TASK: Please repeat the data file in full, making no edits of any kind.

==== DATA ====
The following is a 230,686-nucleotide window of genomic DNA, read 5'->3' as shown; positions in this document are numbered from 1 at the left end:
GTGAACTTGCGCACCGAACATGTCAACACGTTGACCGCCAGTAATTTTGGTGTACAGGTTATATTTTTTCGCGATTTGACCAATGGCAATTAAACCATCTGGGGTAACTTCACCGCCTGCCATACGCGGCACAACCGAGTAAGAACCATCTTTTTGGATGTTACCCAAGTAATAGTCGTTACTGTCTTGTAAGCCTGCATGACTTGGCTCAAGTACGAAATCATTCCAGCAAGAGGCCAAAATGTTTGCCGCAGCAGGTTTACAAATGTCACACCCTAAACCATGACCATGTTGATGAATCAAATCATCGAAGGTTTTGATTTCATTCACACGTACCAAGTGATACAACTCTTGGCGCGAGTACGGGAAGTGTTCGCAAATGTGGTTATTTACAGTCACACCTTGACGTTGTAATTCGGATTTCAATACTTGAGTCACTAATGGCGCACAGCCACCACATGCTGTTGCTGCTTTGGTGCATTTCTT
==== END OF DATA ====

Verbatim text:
The following is a 230,686-nucleotide window of genomic DNA, read 5'->3' as shown; positions in this document are numbered from 1 at the left end:
GTGAACTTGCGCACCGAACATGTCAACACGTTGACCGCCAGTAATTTTGGTGTACAGGTTATATTTTTTCGCGATTTGACCAATGGCAATTAAACCATCTGGGGTAACTTCACCGCCTGCCATACGCGGCACAACCGAGTAAGAACCATCTTTTTGGATGTTACCCAAGTAATAGTCGTTACTGTCTTGTAAGCCTGCATGACTTGGCTCAAGTACGAAATCATTCCAGCAAGAGGCCAAAATGTTTGCCGCAGCAGGTTTACAAATGTCACACCCTAAACCATGACCATGTTGATGAATCAAATCATCGAAGGTTTTGATTTCATTCACACGTACCAAGTGATACAACTCTTGGCGCGAGTACGGGAAGTGTTCGCAAATGTGGTTATTTACAGTCACACCTTGACGTTGTAATTCGGATTTCAATACTTGAGTCACTAATGGCGCACAGCCACCACATGCTGTTGCTGCTTTGGTGCATTTCTT